This post is by Gearóid Godson,
It's impossible to have missed the exponential rise in the popularity of instant messaging apps over the last couple of years. A quick glance at the apple app store reveals WhatsApp sitting proudly at the top of the free apps, with Facebook messenger and Snapchat in third and seventh place respectively. In addition to these well-established products, there are a number of emerging apps such as Kik and YikYak which are starting to attract the attention of young users and brands alike.
It is the age profile of users of these apps that is particularly interesting to marketers and brands as they have seen aggressive growth among young users. WhatsApp is a slight anomaly as it was the first messaging app to gain widespread traction and it was seen largely as a replacement for text messaging, while circumventing costly international SMS fees. To this end, it has become popular across the whole spectrum of smartphone users. Snapchat is the most interesting of these apps as it has appeared comparatively recently and has quickly gained popularity amongst young consumers. According to GlobalWebIndex statistics, more than half of Snapchat's users are aged between 16 and 24. In addition, there is evidence to suggest that this age group is favouring the use of these closed platforms ahead of more traditional, open social platforms such as Twitter and Facebook.
It is the latter point that provides challenges for brands. Whereas it is relatively easy to access Twitter data and track and interpret conversations taking place around brands on this platform, Snapchat and other messaging apps do not allow access to user-generated content, making it impossible to track consumer sentiment and reaction to products and services. Privacy is one of the key considerations for these platforms. Indeed, following the announcement that Facebook would be making its full 'firehose' of data available through Datasift, the company made it clear that this would only include people's statuses and that all messages in Facebook messenger would remain private. This is going to be an interesting area of development over the next few years as the demand for access to this data, and the potential profits available to companies such as Snapchat for making it available to brands may well drive innovation and change in this area.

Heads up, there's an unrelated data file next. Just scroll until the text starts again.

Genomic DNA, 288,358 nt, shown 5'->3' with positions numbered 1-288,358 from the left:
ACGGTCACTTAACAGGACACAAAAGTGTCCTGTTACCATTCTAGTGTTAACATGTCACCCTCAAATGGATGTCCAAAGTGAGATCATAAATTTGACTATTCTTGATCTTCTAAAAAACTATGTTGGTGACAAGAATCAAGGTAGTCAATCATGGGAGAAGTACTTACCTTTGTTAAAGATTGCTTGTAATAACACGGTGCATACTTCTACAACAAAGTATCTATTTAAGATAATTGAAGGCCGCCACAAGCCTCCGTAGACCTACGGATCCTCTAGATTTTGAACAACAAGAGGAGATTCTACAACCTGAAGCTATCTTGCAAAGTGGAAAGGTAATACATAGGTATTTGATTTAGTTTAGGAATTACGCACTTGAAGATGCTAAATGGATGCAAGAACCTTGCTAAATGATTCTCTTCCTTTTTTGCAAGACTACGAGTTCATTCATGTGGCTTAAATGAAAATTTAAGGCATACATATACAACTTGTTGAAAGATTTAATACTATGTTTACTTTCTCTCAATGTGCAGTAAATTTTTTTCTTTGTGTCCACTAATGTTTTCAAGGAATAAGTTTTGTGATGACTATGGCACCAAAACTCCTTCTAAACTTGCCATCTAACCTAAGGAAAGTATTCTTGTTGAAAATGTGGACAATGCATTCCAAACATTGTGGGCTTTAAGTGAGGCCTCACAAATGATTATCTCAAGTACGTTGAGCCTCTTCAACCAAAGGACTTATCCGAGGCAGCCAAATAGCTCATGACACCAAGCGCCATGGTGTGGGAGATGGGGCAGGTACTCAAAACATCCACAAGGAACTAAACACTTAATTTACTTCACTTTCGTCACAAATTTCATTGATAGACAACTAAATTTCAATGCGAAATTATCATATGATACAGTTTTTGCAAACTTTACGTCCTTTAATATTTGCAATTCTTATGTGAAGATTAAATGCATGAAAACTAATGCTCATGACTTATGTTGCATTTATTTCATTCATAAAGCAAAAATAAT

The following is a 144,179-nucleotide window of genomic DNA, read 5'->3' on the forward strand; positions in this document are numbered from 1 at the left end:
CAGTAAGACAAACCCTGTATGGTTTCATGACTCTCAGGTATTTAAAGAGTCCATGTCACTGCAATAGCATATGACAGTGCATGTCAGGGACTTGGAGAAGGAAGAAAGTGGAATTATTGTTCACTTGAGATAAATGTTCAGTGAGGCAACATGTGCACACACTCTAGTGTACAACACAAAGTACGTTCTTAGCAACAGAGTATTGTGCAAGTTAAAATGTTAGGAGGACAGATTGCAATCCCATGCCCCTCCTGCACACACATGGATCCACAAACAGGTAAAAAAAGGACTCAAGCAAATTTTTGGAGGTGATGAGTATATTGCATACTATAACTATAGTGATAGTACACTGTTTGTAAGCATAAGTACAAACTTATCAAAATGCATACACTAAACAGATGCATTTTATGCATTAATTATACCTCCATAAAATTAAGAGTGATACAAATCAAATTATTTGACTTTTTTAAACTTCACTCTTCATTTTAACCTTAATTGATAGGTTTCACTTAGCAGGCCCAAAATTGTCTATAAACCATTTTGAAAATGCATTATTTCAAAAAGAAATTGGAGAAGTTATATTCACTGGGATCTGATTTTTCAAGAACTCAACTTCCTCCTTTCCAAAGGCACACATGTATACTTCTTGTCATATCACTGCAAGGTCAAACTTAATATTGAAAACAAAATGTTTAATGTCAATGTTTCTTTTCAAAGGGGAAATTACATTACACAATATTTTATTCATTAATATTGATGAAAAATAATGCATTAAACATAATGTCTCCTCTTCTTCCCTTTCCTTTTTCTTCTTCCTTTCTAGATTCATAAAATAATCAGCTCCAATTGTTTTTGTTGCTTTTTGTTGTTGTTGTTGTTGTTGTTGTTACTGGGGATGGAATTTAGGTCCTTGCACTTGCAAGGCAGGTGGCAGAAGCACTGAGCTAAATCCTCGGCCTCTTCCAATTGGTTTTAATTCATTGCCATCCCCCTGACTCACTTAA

All of this does not mean that there has been a lack of activity from brands on Snapchat trying to reach this young demographic of users. Snapchat has been working hard to promote its 'discover' feature which makes it easy for its users to view top news articles and videos. It has also partnered with a host of large media organisations including DailyMail.com, Vice, CNN and Cosmopolitan. In addition to this, the app has begun to run ads with the first appearing last October (a trailer for the horror film Ouija being the first). There is clearly massive monetisation potential for Snapchat and this has led to a valuation around the $10 billion mark. However, the app will do well to ensure that it stays true to the features that have made it so popular in the first place. In a recent GlobalWebIndex survey, 69% of teens said that the main reason that they used the app was because it was 'fun to use'. Other key considerations that this audience like is that, 'all of their friends are on it' (62%) and because it's free (54%). There are hundreds of tales of tech companies who have failed to turn initial popularity into long-lasting success. Keeping the attention of its young, notoriously fickle audience will be key to Snapchat's future success. In addition to this, the app must try to appeal to a wider demographic and increase its presence in a wider range of markets (currently the UK, Ireland, Sweden, Canada and the US are the only markets where more than 30% of 16- to 19 year-olds use the app). There is no shortage of competitor apps looking to pounce on any perceived weaknesses with rival Kik recently announcing a partnership with MTV. This is a clearly a very competitive market and one which marketers must monitor closely to ensure continued success in reaching target audiences.